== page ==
Aloha Files for Chapter 11

Aloha Files for Chapter 11

Aloha Airlines vowed to continue “business as usual” in spite of the Chapter 11 filing by the airline and parent company Aloha Air Group Dec. 30. That will include the continuation of the airline’s full schedule, frequent flyer program and alliance and interline agreements. Reservations, ticketing and refunds also will continue as normal.

“It will be business as usual as we move forward to complete the restructuring of our company,” said David Banmiller, Aloha’s president and CEO, on the day of the filing.

In seeking bankruptcy protection for its restructuring, the company struck deals for debtor-in-possession loans of $2 million from Aloha Securities and $1 million from The Ing Family Partnership.

Aloha blamed part of its problems on high fuel costs, which resulted in a $24 million or 48% year-over-year increase in fuel expenses through November, as well as fare-lowering competition on transpacific routes from mainland carriers.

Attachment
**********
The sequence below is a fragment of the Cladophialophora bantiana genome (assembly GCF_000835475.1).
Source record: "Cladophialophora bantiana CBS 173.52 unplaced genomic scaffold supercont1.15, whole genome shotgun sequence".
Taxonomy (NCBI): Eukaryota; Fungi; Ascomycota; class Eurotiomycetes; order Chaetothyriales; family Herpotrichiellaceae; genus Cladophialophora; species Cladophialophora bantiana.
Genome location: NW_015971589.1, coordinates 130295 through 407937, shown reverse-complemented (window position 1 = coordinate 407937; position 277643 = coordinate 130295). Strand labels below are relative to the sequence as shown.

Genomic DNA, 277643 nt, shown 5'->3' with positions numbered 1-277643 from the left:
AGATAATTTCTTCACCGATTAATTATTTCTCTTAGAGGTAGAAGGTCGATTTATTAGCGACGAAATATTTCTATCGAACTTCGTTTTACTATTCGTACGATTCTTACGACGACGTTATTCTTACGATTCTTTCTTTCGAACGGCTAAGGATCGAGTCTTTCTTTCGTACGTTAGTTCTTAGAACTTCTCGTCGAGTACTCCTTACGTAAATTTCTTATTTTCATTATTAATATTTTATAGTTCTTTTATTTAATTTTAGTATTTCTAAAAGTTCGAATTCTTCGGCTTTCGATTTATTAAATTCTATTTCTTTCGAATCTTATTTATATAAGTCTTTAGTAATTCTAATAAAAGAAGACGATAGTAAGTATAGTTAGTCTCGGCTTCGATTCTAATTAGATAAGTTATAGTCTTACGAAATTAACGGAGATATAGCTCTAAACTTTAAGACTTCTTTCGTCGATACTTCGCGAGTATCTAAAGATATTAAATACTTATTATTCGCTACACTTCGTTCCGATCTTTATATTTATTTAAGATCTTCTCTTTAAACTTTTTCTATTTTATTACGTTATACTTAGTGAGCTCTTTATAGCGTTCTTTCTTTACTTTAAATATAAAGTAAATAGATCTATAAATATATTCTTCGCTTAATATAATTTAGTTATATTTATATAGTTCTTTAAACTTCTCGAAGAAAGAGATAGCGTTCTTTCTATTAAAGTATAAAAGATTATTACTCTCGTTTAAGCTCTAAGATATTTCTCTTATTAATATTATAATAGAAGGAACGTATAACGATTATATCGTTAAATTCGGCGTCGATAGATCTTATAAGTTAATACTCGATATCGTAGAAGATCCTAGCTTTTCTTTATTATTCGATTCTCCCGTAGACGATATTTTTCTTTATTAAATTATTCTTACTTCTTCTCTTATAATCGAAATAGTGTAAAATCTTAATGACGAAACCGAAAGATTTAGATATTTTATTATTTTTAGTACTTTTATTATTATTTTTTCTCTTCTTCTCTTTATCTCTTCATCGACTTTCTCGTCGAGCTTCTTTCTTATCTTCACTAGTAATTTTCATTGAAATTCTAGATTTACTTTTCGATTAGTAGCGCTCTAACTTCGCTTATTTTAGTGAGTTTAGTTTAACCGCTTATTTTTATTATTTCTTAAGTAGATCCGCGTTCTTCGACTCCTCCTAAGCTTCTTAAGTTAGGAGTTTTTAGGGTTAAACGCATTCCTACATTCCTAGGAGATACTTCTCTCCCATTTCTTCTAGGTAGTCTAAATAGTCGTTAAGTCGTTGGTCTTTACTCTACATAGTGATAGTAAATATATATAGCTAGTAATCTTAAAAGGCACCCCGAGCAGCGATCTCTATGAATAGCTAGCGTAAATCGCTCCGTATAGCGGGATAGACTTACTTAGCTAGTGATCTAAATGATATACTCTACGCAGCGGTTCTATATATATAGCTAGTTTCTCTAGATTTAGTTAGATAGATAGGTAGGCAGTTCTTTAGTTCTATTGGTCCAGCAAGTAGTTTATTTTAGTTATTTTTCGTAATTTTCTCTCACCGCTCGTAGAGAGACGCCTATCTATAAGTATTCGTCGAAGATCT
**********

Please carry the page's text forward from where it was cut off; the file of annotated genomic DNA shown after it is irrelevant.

Aloha is the state’s largest provider of inter-island air services, with about 620 flights per week between Honolulu; Kahului, Maui; Kona and Hilo, Hawaii; and Lihue, Kauai, and it also operates about 140 transpacific flights a week.

Aloha’s filing means that, for the time being, Hawaii has two airlines in Chapter 11: Hawaiian Airlines filed for bankruptcy protection in March 2003. Hawaiian, however, is expected to emerge from Chapter 11 as soon as this month.

After the Sept. 11 attacks, Aloha received a $40.5 million federal loan guarantee from the ATSB. The airline used the guarantee to obtain a $45 million loan in late 2002 and said, to date, has paid back about half.

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